Monday, February 13, 2017 — 4:00 PM EST

The mathematics of non-local games

William Slofstra, Institute for Quantum Computing

Non-local games are an important subject in quantum information. They provide relatively simple experimental scenarios for testing the axioms of quantum mechanics, and have been proposed for other practical applications, especially in device-independent cryptography. However, we do not know how to answer many of the basic mathematical questions about non-local games. For instance, we do not know how to calculate the optimal winning probability of a non-local game, or what resources might be needed to play a game near-optimally. Due to work of Fritz, Junge et. al., and Ozawa, these questions are closely connected to a long-standing problem in operator algebras, the Connes embedding problem. In this talk, I'll explain how we can get some answers to these basic questions through a connection with combinatorial group theory. I'll also explain why we still have more questions than answers, and what we might hope to do in the future.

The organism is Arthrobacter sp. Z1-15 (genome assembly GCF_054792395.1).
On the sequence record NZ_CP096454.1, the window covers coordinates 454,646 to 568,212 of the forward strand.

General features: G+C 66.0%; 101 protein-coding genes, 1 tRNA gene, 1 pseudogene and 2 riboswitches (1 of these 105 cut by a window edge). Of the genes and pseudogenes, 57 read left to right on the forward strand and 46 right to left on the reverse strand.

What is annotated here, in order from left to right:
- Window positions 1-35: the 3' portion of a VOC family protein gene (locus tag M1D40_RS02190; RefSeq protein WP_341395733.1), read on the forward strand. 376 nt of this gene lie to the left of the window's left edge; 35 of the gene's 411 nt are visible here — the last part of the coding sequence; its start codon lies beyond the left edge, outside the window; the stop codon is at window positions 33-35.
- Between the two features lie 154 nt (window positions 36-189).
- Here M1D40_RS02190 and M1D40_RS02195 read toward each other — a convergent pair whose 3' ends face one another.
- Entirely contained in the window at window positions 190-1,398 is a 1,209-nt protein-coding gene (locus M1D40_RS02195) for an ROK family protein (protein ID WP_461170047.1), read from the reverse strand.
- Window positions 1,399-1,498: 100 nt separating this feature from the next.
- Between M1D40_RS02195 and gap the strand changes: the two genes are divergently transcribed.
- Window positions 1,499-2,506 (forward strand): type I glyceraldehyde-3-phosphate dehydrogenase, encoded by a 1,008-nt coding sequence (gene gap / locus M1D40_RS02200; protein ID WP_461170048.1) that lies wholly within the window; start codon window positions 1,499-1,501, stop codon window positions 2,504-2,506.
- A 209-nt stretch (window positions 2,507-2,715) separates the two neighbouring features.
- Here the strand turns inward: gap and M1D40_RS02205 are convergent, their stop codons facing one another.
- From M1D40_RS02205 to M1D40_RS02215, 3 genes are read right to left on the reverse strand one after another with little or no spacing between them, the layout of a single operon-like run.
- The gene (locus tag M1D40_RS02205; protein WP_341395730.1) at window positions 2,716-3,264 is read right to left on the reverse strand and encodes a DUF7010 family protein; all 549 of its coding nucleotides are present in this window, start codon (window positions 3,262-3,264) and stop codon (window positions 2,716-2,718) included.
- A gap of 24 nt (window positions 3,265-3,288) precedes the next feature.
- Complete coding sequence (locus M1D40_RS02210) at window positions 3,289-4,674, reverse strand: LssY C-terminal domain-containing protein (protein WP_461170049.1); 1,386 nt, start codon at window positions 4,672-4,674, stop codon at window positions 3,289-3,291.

Location 
MC - Mathematics & Computer Building
5501
200 University Avenue West

Waterloo, ON N2L 3G1
Canada

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